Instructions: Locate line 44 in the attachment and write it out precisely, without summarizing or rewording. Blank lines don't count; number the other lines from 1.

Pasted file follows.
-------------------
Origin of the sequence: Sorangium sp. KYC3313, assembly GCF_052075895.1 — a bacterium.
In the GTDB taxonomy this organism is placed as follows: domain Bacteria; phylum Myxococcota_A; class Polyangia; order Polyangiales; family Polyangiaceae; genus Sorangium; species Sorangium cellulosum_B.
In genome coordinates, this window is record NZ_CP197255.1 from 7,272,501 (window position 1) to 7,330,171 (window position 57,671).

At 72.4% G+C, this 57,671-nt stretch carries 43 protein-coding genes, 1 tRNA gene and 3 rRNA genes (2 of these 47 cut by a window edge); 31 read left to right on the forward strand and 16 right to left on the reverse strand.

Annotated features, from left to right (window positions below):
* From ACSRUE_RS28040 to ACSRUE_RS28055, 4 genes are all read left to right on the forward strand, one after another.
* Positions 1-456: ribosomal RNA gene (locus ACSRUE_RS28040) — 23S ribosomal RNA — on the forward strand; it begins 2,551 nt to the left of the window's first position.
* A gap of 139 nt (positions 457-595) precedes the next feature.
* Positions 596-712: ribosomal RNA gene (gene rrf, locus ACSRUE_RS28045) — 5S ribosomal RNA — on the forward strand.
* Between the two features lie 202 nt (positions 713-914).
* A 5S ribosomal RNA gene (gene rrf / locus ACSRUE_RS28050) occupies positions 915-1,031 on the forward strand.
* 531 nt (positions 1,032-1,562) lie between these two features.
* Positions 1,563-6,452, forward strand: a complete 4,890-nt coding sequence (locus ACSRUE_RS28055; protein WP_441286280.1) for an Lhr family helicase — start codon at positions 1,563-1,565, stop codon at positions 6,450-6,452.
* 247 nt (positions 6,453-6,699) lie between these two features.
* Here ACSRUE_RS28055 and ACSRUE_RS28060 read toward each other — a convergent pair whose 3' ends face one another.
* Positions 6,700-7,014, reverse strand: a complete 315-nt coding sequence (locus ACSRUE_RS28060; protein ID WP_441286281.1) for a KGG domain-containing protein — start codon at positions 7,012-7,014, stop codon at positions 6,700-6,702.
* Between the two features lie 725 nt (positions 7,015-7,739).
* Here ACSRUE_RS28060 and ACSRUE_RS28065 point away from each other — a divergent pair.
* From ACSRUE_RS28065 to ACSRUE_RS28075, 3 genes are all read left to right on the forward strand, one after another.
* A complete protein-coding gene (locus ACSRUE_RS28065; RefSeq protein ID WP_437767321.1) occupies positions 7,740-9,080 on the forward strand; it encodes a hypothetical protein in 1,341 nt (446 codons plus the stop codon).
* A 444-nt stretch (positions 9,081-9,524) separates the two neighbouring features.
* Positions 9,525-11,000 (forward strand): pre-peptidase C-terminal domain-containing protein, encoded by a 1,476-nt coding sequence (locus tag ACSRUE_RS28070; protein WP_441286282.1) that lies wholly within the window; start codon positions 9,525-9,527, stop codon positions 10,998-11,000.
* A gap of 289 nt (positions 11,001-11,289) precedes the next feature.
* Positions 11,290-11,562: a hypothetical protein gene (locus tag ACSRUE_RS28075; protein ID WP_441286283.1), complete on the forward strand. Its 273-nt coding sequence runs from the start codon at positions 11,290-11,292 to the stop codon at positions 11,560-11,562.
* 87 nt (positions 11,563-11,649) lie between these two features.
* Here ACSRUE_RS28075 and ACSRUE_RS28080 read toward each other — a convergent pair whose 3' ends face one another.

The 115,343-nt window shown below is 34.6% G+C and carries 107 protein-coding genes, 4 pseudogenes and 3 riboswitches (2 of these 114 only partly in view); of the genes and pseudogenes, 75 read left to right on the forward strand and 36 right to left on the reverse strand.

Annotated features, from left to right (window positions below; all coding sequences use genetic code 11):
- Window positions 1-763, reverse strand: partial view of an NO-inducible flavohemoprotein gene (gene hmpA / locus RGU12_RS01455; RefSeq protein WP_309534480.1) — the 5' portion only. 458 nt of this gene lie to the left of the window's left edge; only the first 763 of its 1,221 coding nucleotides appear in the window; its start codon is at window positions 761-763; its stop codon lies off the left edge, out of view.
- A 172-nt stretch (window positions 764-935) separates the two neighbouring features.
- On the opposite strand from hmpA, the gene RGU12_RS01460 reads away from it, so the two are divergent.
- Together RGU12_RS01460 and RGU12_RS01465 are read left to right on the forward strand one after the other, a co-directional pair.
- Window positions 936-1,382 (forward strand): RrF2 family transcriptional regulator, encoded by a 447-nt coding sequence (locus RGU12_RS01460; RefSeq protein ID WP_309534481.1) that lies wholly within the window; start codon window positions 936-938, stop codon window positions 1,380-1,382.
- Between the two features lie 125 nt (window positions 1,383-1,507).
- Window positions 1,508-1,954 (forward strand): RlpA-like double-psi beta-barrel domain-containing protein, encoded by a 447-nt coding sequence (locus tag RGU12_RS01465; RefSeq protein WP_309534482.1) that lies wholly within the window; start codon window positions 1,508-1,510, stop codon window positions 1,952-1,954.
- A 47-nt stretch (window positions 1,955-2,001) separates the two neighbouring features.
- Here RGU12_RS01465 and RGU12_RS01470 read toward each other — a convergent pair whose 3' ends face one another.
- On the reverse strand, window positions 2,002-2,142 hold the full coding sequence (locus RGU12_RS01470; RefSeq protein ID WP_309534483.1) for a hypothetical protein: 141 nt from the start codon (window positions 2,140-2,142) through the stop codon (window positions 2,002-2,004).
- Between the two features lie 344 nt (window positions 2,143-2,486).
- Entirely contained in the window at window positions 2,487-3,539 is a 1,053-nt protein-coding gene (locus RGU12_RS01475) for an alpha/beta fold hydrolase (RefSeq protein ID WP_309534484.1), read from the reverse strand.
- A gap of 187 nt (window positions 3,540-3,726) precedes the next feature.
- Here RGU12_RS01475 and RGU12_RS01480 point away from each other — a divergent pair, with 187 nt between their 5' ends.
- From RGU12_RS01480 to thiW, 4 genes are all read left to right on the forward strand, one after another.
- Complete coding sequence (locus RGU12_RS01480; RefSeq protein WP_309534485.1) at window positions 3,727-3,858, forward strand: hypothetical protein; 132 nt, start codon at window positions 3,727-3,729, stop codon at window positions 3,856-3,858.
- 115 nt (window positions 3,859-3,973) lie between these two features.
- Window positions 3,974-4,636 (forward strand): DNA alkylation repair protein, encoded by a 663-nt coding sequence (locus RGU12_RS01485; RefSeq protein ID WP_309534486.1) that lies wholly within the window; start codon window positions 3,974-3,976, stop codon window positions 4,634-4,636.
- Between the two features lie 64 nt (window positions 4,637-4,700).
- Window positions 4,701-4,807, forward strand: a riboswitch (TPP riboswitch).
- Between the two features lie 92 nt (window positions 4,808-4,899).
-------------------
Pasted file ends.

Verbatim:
- Complete coding sequence (locus RGU12_RS01480; RefSeq protein WP_309534485.1) at window positions 3,727-3,858, forward strand: hypothetical protein; 132 nt, start codon at window positions 3,727-3,729, stop codon at window positions 3,856-3,858.